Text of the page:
Someone just came to my home and said that a car like mine was at there house a month ago and hit their car. They said that a neighbor recognized my car from the neighborhood and so they came over and took down my license number. They said that the 'hit and run' happened one month ago. I'm wondering, "Aren't they supposed to report this kind of things and why did they wait so long to say anything? I did not do this, they have a vary large dent in the side of a Work Van and I have an Acura with NO damage!! What should I do?
Car / Auto Accident Lawyer
If you have no involvement in this collision, you have nothing to worry about and don't have to do anything. The person who is claiming damage will have to file a police report. The police are obligated to investigate and will likely call you. If you are involved with the collision, I would decline talking to the police. Again, if you have no involvement, you have nothing to worry about. As a practical matter, I would examine your car to make sure there is no damage in the event that someone could have borrowed your car. If your car was somehow involved, contact your insurance company. Given there are no witnesses, it would be difficult to successfully convict you of hit and run even if you were charged. If you are positive you are being falsely accused and you have no damage to your car, tell that to the police should they come knocking. Let me know if this information is helpful. Good luck.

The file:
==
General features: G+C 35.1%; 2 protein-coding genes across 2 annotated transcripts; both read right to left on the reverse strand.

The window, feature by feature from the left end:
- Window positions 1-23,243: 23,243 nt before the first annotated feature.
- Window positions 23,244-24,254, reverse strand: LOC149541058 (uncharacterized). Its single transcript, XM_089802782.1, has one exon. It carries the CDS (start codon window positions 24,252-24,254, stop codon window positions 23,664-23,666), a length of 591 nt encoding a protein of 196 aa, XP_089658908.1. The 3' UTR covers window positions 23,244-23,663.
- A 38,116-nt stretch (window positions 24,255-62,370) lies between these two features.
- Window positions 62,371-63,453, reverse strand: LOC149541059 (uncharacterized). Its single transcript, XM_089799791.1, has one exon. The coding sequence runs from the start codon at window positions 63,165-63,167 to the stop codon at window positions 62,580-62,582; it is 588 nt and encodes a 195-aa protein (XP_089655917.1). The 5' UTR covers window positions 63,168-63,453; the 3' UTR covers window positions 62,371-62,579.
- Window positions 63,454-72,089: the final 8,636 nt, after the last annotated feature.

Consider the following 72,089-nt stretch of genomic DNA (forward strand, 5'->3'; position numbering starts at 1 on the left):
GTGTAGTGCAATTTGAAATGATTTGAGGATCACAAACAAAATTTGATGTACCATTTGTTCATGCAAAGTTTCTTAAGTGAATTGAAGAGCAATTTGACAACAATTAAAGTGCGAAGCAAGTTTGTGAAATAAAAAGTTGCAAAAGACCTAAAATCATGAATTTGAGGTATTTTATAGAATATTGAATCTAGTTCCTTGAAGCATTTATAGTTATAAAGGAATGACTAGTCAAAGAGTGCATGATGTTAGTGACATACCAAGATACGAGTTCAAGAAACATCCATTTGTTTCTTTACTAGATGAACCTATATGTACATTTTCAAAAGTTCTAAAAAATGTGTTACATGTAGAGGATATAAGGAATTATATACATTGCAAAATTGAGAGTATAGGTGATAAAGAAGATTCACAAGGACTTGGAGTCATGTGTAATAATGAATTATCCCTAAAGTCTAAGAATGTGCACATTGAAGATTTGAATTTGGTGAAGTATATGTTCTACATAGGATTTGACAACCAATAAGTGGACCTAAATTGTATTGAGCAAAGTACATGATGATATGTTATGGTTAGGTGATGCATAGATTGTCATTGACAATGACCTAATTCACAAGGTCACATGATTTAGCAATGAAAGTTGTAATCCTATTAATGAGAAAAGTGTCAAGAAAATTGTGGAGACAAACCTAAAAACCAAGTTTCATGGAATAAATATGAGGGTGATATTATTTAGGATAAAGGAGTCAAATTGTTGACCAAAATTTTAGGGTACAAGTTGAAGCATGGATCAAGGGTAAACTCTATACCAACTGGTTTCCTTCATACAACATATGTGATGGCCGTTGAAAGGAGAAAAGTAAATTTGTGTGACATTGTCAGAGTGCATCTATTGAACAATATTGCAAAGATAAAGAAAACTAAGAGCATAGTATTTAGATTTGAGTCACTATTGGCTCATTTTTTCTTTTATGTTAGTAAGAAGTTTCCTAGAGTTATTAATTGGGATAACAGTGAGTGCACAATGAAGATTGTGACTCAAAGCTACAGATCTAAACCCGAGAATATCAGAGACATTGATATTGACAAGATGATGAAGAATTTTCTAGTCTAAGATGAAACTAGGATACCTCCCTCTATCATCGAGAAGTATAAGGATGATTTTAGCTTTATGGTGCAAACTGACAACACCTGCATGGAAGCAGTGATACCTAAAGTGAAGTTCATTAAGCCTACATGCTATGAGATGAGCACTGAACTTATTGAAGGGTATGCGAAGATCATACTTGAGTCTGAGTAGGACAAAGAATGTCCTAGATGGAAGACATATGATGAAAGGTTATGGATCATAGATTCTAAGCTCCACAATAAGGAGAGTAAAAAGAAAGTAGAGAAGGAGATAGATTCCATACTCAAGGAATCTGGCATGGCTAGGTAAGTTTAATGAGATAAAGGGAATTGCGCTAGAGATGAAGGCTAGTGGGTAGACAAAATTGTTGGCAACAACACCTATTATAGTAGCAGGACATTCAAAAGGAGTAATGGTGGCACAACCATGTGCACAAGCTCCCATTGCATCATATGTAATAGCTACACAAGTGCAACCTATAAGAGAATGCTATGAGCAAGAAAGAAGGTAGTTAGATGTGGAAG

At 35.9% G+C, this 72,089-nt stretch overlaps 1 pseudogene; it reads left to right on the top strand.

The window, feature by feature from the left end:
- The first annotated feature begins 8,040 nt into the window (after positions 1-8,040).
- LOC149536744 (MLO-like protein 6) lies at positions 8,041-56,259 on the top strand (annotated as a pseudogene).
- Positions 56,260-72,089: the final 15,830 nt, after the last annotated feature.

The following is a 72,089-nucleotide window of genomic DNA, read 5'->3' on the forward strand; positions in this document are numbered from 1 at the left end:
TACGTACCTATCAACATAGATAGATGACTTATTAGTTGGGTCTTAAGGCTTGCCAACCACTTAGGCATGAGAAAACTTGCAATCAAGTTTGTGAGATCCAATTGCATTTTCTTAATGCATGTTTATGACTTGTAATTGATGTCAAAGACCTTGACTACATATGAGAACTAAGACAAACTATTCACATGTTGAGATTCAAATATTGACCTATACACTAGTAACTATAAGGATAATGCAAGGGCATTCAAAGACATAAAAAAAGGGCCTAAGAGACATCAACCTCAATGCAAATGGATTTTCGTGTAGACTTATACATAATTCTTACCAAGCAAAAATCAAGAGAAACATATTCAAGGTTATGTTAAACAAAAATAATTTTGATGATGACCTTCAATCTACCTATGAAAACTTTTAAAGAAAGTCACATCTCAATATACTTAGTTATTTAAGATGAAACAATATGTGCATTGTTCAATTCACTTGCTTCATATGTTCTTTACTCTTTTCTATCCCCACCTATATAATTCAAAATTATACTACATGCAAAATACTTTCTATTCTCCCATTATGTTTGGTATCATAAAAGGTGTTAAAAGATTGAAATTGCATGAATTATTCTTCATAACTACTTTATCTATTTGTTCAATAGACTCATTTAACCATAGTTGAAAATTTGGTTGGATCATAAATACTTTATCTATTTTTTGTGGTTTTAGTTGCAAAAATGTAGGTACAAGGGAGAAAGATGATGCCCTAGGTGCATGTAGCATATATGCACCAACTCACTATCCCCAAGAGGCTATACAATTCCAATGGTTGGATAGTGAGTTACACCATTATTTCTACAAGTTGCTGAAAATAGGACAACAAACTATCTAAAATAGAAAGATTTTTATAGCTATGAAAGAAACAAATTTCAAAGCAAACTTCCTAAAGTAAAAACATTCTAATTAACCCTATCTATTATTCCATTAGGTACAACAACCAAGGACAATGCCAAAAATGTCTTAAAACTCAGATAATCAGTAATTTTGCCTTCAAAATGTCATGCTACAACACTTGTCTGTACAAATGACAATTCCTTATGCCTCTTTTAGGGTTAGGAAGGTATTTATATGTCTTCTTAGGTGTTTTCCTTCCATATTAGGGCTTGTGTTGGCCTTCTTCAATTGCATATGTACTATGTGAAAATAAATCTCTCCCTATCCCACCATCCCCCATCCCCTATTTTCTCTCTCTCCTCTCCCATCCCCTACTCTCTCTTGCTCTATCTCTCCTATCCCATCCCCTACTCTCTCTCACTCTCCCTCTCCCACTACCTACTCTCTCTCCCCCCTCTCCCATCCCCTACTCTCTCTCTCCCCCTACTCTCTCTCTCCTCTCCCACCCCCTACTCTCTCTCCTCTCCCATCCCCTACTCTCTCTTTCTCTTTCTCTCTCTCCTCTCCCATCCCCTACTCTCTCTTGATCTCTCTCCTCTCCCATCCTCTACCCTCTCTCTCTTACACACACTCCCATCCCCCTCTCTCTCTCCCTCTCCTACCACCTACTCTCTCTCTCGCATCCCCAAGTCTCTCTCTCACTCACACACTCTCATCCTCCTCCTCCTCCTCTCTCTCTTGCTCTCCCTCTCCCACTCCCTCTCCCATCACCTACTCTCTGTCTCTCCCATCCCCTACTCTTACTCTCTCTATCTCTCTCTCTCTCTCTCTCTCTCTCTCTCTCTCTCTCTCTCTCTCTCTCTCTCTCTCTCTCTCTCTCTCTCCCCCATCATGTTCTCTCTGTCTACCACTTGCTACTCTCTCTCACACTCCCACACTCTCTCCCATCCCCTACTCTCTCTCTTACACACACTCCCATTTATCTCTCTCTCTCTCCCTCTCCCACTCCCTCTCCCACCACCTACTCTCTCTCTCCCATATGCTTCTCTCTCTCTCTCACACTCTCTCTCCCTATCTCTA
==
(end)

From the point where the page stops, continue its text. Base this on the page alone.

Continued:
The information provided is general in nature based on the limited information provided and does not constitute an attorney client relationship. This attorney is licensed only in the State of Washington and is not rendering you legal advice. The information given is for educational purposes only. The best advice would be to consult with an attorney in your local jurisdiction for answers and opinions based on specific and more detailed information relevant to your case specific question and the relevant laws in your area.
Personal Injury Lawyer
If you are being accused, you should probably notify your insurance company so they can handle the denial of the claim.
[In accordance with the Avvo community guidelines, this communication does not constitute "legal advice", nor does it form an attorney-client relationship.]